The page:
iSteve commenter Jack D on the next thing to stock up on:
I saw the doctor who recommended pulse oximeters on one of the morning shows today. He said that people were coming in to the emergency room with 50% oxygen readings, which are equivalent to being on the top of Mt. Everest, but felt no shortness of breath. (Normal readings are 95%+ and generally you should receive supplemental oxygen if you are below 90%). They had been told “don’t go to the hospital unless you feel short of breath.” He couldn’t believe that these folks were even standing with such low readings but they were. He thought what was happening was that people’s bodies were gradually acclimating to the lack of oxygen so they didn’t notice it. By the time they came in, their lungs were badly damaged and most of them died despite being ventilated.
Hopefully by next winter most older people will have oximeters and will know to come in to the hospital (or be prescribed oxygen at home) long before they are down to unsustainable levels of blood oxygen. Or else there will be some quick and dirty method of guesstimating oxygen starvation even without an oximeter. Or else, for anyone who is over 65 or has risk factors, they will be prescribed oxygen as a standard treatment when they show symptoms of Wuhan Virus – there’s no harm in getting a little extra oxygen for a few days until you feel better.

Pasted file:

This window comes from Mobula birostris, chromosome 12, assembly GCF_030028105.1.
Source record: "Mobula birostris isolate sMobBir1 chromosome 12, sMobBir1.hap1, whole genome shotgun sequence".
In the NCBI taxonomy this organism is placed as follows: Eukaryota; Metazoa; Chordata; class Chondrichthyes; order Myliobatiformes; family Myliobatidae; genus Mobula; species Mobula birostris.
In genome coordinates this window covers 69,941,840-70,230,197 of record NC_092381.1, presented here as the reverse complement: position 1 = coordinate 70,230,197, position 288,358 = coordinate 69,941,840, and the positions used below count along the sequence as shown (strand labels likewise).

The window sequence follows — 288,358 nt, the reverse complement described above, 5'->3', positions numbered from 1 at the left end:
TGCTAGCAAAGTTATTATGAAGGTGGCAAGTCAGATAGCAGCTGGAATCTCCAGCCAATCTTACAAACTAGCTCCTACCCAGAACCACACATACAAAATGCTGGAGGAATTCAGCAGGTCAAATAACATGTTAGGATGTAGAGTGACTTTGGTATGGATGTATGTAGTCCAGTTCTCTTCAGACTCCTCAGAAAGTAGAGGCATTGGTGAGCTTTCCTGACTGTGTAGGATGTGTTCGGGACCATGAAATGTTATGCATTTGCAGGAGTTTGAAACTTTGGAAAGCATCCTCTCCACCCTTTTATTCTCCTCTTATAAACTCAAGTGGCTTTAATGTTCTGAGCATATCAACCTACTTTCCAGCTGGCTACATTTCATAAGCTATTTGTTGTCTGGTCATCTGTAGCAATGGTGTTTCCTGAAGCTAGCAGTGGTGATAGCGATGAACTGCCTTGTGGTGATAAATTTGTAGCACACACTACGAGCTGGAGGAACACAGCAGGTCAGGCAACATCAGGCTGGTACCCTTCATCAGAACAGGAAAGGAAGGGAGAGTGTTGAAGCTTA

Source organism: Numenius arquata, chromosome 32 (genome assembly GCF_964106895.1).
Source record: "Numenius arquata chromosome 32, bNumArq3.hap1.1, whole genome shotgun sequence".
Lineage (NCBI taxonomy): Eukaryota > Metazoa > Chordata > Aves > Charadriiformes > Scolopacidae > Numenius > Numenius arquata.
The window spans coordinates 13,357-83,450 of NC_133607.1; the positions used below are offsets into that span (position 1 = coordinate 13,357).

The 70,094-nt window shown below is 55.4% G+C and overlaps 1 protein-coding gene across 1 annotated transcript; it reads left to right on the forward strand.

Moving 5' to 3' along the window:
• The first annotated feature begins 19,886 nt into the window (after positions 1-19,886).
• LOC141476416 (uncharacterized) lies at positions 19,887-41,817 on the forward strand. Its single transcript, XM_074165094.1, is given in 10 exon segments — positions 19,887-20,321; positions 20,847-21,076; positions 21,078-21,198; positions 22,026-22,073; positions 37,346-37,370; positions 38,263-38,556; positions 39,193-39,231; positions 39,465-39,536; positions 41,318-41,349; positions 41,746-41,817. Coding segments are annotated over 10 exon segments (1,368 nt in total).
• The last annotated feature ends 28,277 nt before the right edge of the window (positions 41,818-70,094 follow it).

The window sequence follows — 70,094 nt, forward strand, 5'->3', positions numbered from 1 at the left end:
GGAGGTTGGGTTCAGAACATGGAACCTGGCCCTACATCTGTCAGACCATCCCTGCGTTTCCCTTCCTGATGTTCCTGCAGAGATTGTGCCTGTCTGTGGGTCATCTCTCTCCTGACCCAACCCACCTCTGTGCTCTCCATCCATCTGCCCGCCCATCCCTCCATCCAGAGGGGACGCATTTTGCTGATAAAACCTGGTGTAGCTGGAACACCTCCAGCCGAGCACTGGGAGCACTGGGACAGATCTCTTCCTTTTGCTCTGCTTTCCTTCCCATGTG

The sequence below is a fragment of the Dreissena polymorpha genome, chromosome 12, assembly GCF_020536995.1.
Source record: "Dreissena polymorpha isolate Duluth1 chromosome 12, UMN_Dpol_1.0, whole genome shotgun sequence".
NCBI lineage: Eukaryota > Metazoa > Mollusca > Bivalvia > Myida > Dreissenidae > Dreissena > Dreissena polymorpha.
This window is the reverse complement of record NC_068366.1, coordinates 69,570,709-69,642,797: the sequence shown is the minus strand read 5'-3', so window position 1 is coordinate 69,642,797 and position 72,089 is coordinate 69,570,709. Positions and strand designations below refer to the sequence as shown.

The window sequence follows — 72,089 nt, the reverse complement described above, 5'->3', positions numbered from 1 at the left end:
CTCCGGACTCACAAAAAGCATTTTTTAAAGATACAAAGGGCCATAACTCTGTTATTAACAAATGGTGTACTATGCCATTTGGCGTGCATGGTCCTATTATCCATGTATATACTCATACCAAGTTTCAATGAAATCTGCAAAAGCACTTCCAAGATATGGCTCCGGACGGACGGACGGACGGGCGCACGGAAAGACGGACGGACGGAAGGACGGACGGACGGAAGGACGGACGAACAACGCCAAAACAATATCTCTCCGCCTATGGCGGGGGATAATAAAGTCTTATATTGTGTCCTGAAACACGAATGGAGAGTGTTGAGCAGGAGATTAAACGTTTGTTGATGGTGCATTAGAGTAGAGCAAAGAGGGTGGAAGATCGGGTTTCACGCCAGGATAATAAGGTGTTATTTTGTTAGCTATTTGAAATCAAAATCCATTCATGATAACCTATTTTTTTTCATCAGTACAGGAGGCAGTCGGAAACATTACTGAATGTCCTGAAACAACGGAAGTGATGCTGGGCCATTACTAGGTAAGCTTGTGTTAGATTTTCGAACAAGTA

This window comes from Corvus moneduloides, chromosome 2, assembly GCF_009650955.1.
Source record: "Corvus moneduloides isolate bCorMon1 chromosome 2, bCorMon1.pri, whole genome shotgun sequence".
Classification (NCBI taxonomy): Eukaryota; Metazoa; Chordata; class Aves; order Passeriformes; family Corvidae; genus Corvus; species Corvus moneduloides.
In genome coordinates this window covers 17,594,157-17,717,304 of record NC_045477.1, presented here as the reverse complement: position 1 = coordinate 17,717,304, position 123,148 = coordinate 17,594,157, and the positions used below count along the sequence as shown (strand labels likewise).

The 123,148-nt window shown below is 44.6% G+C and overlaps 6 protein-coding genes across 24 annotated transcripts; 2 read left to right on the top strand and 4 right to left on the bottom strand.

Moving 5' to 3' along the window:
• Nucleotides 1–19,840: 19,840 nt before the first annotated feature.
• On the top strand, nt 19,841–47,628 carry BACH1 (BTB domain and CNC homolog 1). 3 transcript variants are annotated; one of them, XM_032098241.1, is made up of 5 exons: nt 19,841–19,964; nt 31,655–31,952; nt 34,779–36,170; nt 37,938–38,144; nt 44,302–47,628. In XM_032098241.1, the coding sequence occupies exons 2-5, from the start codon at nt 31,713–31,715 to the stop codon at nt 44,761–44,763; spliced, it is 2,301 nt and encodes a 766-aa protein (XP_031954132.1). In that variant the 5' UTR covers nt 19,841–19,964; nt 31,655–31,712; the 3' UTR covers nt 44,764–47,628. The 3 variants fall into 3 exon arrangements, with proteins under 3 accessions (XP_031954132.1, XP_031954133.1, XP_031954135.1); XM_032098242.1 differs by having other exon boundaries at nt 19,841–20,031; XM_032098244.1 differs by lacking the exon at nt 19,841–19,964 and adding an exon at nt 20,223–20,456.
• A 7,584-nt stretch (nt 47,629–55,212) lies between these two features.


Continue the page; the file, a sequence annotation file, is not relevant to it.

Which leads me to believe that they are wasting their time furiously building respirators [ventilators?] right now and should be building oxygen concentrators and lots of oxygen tanks. Of course when the next wave hits, these will be in short supply. If you are not familiar, an oxygen concentrator is a device that separates oxygen from the air (actually what it does is it removes nitrogen from the air so what is left over is mostly oxygen) . Most are about the size and shape of a dehumidifier – you just plug it in and it outputs enough oxygen for one person. If you want to travel, it can fill an oxygen bottle for portable use but when you’re home you just hook your oxygen line directly to it. The advantage over bottled oxygen is that you never run out as long as you have power and you don’t need to get constant deliveries. If you are a serious prepper you may want to get yours now because you won’t be able to get one later.
How about a CPAP machine for sleep apnea? I’ve heard conflicting advice.